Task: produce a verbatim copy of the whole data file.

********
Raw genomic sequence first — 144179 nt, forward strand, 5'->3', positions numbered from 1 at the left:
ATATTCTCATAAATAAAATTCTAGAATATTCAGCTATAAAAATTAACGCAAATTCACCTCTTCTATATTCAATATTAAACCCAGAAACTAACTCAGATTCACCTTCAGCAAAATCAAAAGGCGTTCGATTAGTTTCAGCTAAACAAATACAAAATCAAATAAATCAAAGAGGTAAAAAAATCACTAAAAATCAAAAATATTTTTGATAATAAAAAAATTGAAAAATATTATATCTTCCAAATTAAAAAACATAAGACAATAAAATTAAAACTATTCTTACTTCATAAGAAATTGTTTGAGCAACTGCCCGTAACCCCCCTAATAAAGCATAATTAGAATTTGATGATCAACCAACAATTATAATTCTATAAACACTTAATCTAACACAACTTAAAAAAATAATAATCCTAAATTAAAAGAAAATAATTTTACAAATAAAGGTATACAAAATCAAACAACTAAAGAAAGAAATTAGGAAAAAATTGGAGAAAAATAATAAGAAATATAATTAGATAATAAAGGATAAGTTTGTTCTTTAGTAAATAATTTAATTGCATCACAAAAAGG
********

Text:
Raw genomic sequence first — 144179 nt, forward strand, 5'->3', positions numbered from 1 at the left:
ATATTCTCATAAATAAAATTCTAGAATATTCAGCTATAAAAATTAACGCAAATTCACCTCTTCTATATTCAATATTAAACCCAGAAACTAACTCAGATTCACCTTCAGCAAAATCAAAAGGCGTTCGATTAGTTTCAGCTAAACAAATACAAAATCAAATAAATCAAAGAGGTAAAAAAATCACTAAAAATCAAAAATATTTTTGATAATAAAAAAATTGAAAAATATTATATCTTCCAAATTAAAAAACATAAGACAATAAAATTAAAACTATTCTTACTTCATAAGAAATTGTTTGAGCAACTGCCCGTAACCCCCCTAATAAAGCATAATTAGAATTTGATGATCAACCAACAATTATAATTCTATAAACACTTAATCTAACACAACTTAAAAAAATAATAATCCTAAATTAAAAGAAAATAATTTTACAAATAAAGGTATACAAAATCAAACAACTAAAGAAAGAAATTAGGAAAAAATTGGAGAAAAATAATAAGAAATATAATTAGATAATAAAGGATAAGTTTGTTCTTTAGTAAATAATTTAATTGCATCACAAAAAGG